Introduction to Mechanical Energy
All objects have energy. The word energy comes from the Greek word energeia (ένέργεια), meaning activity or operation. Energy is closely linked to mass and cannot be created or destroyed.
What is mechanical energy?
In the physical sciences, mechanical energy is the sum of potential energy and kinetic energy. It is the energy associated with the motion and position of an object. The principle of conservation of mechanical energy states that in an isolated system that is only subject to conservative forces the mechanical energy is constant. If an object is moved in the opposite direction of a conservative net force, the potential energy will increase and if the speed (not the velocity) of the object is changed, the kinetic energy of the object is changed as well.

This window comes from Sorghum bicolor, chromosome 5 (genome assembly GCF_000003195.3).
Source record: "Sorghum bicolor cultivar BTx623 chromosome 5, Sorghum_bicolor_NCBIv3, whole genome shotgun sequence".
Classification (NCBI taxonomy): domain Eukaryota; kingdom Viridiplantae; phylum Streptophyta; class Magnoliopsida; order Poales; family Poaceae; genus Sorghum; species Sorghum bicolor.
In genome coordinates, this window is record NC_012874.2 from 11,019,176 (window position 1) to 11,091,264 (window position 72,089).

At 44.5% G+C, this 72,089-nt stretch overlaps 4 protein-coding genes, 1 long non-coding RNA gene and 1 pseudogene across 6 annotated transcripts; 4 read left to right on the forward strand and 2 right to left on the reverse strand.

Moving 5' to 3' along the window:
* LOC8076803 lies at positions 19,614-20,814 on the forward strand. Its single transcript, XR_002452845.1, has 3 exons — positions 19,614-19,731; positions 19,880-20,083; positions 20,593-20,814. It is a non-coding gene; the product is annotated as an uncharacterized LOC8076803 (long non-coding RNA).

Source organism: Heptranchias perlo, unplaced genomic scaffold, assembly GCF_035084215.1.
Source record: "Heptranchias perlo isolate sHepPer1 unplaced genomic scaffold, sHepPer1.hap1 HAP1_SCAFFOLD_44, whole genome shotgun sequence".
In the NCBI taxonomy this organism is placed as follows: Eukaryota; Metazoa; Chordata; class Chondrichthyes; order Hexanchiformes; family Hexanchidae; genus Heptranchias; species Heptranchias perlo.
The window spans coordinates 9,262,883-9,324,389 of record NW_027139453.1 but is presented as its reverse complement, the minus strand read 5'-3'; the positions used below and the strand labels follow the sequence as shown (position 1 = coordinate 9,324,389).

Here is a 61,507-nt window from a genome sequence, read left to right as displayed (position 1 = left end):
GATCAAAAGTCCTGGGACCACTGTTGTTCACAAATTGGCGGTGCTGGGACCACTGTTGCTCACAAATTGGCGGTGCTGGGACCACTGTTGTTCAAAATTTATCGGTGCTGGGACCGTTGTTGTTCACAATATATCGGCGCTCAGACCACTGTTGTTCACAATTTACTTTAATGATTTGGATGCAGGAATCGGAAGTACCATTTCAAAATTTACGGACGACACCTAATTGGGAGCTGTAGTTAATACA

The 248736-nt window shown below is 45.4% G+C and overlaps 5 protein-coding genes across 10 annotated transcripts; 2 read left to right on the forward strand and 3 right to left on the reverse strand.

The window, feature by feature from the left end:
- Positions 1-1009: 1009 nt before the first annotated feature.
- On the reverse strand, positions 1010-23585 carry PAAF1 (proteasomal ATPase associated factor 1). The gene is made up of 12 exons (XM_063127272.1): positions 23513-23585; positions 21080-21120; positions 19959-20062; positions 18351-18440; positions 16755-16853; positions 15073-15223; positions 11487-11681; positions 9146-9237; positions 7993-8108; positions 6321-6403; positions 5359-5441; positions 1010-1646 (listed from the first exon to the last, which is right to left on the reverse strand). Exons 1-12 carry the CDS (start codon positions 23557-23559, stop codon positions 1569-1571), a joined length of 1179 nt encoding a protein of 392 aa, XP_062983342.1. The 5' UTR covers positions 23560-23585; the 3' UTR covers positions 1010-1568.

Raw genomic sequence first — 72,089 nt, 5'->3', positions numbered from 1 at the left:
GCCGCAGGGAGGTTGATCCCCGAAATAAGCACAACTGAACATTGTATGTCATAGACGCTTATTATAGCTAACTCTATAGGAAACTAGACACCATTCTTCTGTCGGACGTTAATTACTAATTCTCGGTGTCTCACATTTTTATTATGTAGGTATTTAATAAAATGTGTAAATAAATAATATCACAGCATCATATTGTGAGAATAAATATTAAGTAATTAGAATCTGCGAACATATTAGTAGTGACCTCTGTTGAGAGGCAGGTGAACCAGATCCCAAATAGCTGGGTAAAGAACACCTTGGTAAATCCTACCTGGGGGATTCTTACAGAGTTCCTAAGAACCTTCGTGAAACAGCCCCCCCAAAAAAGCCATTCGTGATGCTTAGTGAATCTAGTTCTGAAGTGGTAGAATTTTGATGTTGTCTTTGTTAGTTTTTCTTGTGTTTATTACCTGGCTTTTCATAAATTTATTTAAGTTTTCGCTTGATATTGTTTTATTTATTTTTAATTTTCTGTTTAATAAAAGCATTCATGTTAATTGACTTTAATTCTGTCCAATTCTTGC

In all real systems, however, non-conservative forces, like frictional forces, will be present, but often they are of negligible values and the mechanical energy being constant can therefore be a useful approximation. In elastic collisions, the mechanical energy is conserved but in inelastic collisions, some mechanical energy is converted into heat. The equivalence between lost mechanical energy (dissipation) and an increase in temperature was discovered by James Prescott Joule.
Many devices are used to convert mechanical energy to or from other forms of energy, e.g. an electric motor converts electrical energy to mechanical energy, an electric generator converts mechanical energy into electrical energy and a steam engine converts heat energy to mechanical energy.
In this tutorial, we will consider gravitational potential and kinetic energy.